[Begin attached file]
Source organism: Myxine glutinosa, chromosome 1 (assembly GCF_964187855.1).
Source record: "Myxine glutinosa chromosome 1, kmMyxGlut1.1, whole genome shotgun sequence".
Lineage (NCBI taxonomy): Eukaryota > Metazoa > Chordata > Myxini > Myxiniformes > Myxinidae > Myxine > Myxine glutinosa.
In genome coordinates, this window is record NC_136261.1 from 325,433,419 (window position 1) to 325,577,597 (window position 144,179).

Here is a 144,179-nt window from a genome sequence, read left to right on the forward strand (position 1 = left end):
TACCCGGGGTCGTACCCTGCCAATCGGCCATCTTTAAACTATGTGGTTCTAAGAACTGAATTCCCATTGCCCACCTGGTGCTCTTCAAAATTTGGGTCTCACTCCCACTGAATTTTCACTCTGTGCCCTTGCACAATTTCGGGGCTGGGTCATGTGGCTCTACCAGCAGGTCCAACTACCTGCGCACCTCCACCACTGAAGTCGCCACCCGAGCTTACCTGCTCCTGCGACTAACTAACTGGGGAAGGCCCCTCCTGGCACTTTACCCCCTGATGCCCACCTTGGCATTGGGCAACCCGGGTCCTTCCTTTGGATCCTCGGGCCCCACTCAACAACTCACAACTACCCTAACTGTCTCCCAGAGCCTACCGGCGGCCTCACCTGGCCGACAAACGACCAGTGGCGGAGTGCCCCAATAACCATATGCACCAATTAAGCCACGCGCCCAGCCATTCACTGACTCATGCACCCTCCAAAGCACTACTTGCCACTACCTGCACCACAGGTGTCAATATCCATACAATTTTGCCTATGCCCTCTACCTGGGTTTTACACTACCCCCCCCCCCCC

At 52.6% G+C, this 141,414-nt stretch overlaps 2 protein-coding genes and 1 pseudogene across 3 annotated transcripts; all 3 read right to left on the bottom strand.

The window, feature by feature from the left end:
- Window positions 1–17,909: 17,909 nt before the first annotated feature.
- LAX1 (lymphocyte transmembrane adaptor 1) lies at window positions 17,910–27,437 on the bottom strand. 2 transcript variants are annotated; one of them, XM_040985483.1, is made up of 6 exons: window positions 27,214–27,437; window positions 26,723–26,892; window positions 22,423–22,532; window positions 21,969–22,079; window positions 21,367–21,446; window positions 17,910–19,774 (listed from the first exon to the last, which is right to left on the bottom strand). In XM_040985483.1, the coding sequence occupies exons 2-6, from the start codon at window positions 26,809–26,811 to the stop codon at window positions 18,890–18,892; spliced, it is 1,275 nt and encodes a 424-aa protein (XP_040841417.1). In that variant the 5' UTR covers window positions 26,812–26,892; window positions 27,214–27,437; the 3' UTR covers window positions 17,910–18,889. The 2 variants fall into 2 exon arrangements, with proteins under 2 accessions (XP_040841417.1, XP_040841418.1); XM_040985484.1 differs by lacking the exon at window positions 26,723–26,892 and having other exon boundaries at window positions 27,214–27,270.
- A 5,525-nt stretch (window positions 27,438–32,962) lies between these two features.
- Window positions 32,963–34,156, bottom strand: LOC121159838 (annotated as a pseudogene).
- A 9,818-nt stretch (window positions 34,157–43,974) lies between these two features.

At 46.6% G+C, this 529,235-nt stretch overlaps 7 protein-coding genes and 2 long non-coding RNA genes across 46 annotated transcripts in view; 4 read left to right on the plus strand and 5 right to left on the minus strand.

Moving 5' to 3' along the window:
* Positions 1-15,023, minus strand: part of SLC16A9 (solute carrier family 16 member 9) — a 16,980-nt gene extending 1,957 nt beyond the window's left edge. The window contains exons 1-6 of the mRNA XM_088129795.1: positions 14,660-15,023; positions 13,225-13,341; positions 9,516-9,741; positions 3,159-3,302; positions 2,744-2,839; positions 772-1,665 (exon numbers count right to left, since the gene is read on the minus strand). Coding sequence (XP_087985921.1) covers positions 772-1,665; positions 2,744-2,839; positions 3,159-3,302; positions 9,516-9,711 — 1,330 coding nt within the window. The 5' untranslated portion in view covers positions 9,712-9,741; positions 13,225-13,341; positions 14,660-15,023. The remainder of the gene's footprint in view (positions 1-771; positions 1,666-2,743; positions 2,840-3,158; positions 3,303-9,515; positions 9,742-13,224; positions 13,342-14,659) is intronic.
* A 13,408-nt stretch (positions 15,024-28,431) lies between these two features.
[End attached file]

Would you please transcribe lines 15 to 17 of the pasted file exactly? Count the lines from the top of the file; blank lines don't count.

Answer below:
Moving 5' to 3' along the window:
* Positions 1-15,023, minus strand: part of SLC16A9 (solute carrier family 16 member 9) — a 16,980-nt gene extending 1,957 nt beyond the window's left edge. The window contains exons 1-6 of the mRNA XM_088129795.1: positions 14,660-15,023; positions 13,225-13,341; positions 9,516-9,741; positions 3,159-3,302; positions 2,744-2,839; positions 772-1,665 (exon numbers count right to left, since the gene is read on the minus strand). Coding sequence (XP_087985921.1) covers positions 772-1,665; positions 2,744-2,839; positions 3,159-3,302; positions 9,516-9,711 — 1,330 coding nt within the window. The 5' untranslated portion in view covers positions 9,712-9,741; positions 13,225-13,341; positions 14,660-15,023. The remainder of the gene's footprint in view (positions 1-771; positions 1,666-2,743; positions 2,840-3,158; positions 3,303-9,515; positions 9,742-13,224; positions 13,342-14,659) is intronic.
* A 13,408-nt stretch (positions 15,024-28,431) lies between these two features.